Stick to it. We build monthly budgets, but that doesn't mean you should only check in once a month. Depending on how tight your budget is, you should check in to see how you are doing every week, every day or maybe even before every purchase. Remember, there is a limited amount of money you can spend every month after your Essentials and Priorities are taken care of, so you want to be mindful of how much you've already spent as the month goes by. If you're finding it hard to stick to your budget, then you should question whether it's truly realistic. You may need to earn more or cut costs to make it work.
Revisit your budget. Your budget will change as your wants and needs change, and also if you get a raise! At the end of each month, look at how you did and get realistic about your budget. If you are consistently going over your grocery budget, maybe you should cut back in other areas in order to increase it, or look for new ways to cut it. This is not to say, however, that you should redo your entire budget on a daily basis. You'll confuse yourself and never learn from month to month how well you're sticking to your goals. And when you get a raise, don't just start spending more on dinner or get a nicer apartment. Also increase your savings, debt repayment and other priorities in order to keep your budget balanced and in line with the 50/20/30 rule.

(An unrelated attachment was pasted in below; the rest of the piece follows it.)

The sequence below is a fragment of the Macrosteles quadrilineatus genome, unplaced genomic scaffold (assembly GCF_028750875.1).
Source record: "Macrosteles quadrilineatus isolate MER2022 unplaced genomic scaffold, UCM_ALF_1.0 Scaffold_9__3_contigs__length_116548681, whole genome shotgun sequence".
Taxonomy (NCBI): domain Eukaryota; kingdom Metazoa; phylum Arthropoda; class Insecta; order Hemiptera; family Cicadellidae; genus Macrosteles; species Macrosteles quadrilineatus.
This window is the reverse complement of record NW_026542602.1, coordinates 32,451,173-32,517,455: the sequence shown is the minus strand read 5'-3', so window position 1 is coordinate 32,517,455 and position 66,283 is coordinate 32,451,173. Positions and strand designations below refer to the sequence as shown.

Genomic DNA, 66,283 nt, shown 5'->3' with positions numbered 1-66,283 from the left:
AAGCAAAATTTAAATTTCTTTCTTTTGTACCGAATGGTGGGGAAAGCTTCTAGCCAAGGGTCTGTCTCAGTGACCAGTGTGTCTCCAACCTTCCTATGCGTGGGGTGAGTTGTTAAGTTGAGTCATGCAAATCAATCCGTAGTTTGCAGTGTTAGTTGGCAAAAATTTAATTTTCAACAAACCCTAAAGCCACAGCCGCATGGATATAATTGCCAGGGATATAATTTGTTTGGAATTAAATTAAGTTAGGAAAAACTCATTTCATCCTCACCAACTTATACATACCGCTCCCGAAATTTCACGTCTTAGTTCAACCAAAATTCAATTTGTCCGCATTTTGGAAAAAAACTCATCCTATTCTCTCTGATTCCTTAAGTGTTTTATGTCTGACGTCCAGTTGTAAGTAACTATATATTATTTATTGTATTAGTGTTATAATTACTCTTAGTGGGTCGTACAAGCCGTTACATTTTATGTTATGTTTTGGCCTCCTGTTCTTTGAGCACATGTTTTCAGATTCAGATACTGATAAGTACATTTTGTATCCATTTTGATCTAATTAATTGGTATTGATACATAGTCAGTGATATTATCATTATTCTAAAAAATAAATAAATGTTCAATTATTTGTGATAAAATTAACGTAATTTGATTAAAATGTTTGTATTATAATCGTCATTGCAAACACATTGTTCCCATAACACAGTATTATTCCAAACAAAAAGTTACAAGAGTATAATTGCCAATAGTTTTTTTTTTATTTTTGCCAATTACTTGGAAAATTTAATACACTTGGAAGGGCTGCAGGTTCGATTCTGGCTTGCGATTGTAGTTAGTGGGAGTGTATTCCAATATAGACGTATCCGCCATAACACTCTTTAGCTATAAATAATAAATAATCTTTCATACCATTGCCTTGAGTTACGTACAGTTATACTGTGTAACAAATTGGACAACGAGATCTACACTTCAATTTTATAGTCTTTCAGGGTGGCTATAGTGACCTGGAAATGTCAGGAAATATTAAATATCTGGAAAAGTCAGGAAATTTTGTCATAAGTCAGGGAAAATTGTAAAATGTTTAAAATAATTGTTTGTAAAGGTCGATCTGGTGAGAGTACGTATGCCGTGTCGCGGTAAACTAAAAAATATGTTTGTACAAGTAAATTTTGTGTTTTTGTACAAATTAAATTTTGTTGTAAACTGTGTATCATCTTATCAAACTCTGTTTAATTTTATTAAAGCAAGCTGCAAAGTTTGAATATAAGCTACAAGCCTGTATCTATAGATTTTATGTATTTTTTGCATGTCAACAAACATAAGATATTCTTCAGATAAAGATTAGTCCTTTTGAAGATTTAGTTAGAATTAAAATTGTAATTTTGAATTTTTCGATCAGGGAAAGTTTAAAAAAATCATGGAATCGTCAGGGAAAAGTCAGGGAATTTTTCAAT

Beginner’s Guide to Getting a Mortgage
Getting your first mortgage is a big deal, and sometimes a difficult one. However, whether you are buying your first house or opening a second mortgage for refinance reasons, here is a guide to gaining that mortgage without intimidation.
What is A Mortgage?
Basically, a mortgage is a loan used to purchase a home. Sometimes, a mortgage is taken out to refinance an existing mortgage to increase a home's equity (the worth of your home when used as collateral for a separate loan). Then, you make payments back to the lender with a bit of interest tacked on. Eventually, you will complete the payments, the house will truly feel like yours, and that extra sum of money that used to go to the mortgage payments will be up for spending or saving!
What Do I Need to Get A Mortgage?
To get approved for a mortgage, it is very helpful to have a consistent job and an outstanding credit report. A few more documents you need are:
- Recent tax returns
- Recent bank statements
- A list of all of your assets and debts
A Quick Fix
However, not everyone has a steady career that seems reliable to lenders (lenders are hesitant about self-employed, part-timers, etc.), or maybe your credit score looks subpar. If that's the case, start looking for mortgages at least one year before you need it, and work on cleaning up your credit score, which symbolizes how responsibly you will make your mortgage payments. Improving your credit score not only enhances your options of mortgages, but also lets you borrow more money with a lower interest rate.
Improve Your Credit Score